Questions about becoming a CRNA from a nursing student

Students SRNA


Hi, I am currently a nursing student still in the pre-req phase of my nursing degree and I am currently researching different specialties to get an idea where I want my career to go. I am interested in various specialties but the one that interests me the most is nurse anesthetist. I am not only interested because of the money, I have heard about how flexible it is and this is important to me cause I am close to my family and want to make time for them. I also want to have a family of my own someday. Anyway, I have some questions about becoming a CRNA. How can I prepare for application into a CRNA program? What is the course work like? How do you support yourself while in a CRNA program? (the last question is something I am particularly concerned about). Any other advice is welcome. Thanks.

Specializes in BICU,PICU,Rural ICU,Float ICU,IV Therapy.

First get into an ICU internship and work in the ICU for a few years. Then get as many nursing certifications as possible, especially your CCRN. Take the GRE. Shadow an Anesthesiologist or CRNA. Take as many continuing education classes as possible. After that, apply. Most programs are 2-3yrs and intense but some offer courses you can take in advance to lighten your load. Loans are probably the most common way to pay but some hospitals offer sign on bonuses to pay for partof the program if you give them a few years service after graduation. Good Luck!


i am in nursing school too but i start my clinical phase this fall. this is what i've learned from research, shadowing, and talking with srnas/crnas:

1. you need at least 1 year of critical care experience in an icu before starting school. i always hear an adult sicu (surgical) or cvicu (cardiovascular) unit provides the best experience.

2. a good cgpa of 3.5 or higher is good, especially in the sciences so do your best while you're still taking pre-reqs! if your cgpa is not up to par don't lose hope. by taking graduate coursework and doing well, you can redeem yourself and prove to the admissions board you are capable of doing work on a grad level.

3. some schools require that you submit gre scores. when i spoke to an srna she told me try and shoot for above a 1200 to make yourself competitive. she also told me if you're not strong in one area you definitely need to make up for it in another. so if you know your cgpa wasn't great you gre scores need to be out of this world!

4. when you are picking a school you either want to chose one that is front-loaded or integrated. front-loaded is when all your didactic coursework (pre-reqs) is done first before any clinicals. an integrated program may have just didactic work for the first semester, but then you are put in a clinical setting right away while you're still doing some coursework. picking depends on how you feel you learn the best. i plan on applying to integrated programs because i feel i learn better hands-on and it reinforces what i read. on the other hand some people rather have the coursework out of the way so they can just focus on clinical.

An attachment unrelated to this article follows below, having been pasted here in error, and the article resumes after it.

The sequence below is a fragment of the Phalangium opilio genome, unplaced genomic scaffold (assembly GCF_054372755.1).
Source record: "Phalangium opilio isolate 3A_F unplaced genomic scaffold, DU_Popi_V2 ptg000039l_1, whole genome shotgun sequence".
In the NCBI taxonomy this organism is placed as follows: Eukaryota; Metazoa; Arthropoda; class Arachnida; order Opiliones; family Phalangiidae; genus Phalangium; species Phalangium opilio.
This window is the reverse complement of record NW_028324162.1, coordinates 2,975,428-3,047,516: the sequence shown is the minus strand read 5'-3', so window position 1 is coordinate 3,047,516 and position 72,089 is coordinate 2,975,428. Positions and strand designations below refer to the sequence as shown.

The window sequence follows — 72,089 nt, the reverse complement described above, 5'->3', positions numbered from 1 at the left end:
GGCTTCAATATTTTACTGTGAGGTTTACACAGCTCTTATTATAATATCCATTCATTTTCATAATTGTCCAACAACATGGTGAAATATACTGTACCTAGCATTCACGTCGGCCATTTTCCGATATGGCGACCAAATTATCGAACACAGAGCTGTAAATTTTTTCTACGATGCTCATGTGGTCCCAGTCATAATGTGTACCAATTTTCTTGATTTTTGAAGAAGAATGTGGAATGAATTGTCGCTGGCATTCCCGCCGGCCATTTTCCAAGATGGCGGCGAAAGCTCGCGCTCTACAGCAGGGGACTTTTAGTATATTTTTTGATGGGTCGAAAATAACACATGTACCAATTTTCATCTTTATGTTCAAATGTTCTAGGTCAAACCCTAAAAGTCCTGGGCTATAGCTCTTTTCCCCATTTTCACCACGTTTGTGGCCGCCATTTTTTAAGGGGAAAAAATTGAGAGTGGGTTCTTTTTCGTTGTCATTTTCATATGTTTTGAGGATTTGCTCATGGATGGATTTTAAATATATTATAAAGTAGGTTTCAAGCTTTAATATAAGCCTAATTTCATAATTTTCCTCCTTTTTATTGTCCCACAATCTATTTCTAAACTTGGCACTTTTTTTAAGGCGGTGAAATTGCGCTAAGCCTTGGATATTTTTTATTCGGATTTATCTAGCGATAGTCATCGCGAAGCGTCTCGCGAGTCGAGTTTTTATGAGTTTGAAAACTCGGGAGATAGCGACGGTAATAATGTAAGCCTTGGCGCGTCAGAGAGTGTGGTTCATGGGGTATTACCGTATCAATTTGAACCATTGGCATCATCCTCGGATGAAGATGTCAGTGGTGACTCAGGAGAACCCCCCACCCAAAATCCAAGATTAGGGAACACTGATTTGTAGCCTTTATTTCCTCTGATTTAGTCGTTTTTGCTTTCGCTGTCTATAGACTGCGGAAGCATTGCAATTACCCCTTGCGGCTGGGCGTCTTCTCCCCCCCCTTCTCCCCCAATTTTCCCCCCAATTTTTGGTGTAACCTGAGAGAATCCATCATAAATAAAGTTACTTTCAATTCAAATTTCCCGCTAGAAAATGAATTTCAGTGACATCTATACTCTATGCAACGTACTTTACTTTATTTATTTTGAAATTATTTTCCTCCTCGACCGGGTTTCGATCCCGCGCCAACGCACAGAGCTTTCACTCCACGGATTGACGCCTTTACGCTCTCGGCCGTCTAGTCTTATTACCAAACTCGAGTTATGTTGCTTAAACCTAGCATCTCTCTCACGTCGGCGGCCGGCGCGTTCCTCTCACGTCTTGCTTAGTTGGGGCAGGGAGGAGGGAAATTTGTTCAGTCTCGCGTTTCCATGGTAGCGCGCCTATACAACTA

5. it will help for you to shadow a nurse anesthetist just so you can see what one does on a day-to-day basis. i shadowed one last year for 2 days and he was so great and i learned a lot! shadowing definitely confirmed that becoming an crna is what i really want to do.

6. nurse anesthesia curriculum for the most park focuses on pharmacology, biochem, anatomy & physiology, pathophysiology, and some physics. also coursework depends on the program you're in as well. from what i've gathered, in a program that offers a masters of science in nursing (msn) you have some "fluff" nursing classes you're required to take (e.g. principles of nursing ethics). if you're in a program in which you will receive a masters of science in nurse anesthesia (msna) all the coursework is strictly what you need to know as a nurse anesthetist.... not a lot of schools offer this degree though.

7. also look through these threads for more info. i learned a ton of stuff from just reading these boards! the internet is always a good source too.

as far as financial support i haven't fully figured that part out yet lol. but i have noticed that a lot of people tend to go to nurse anesthetist school when they're a little older... meaning that they may already have a spouse who is willing to support them while in school. or you have some people who go the military route and have them pay for school.

that's all i can think of right now. sorry for the essay lol but hopefully this helps! :wink2:


18 Posts

take as much science as you can. not introductory courses either. and do well in them! good luck :-)

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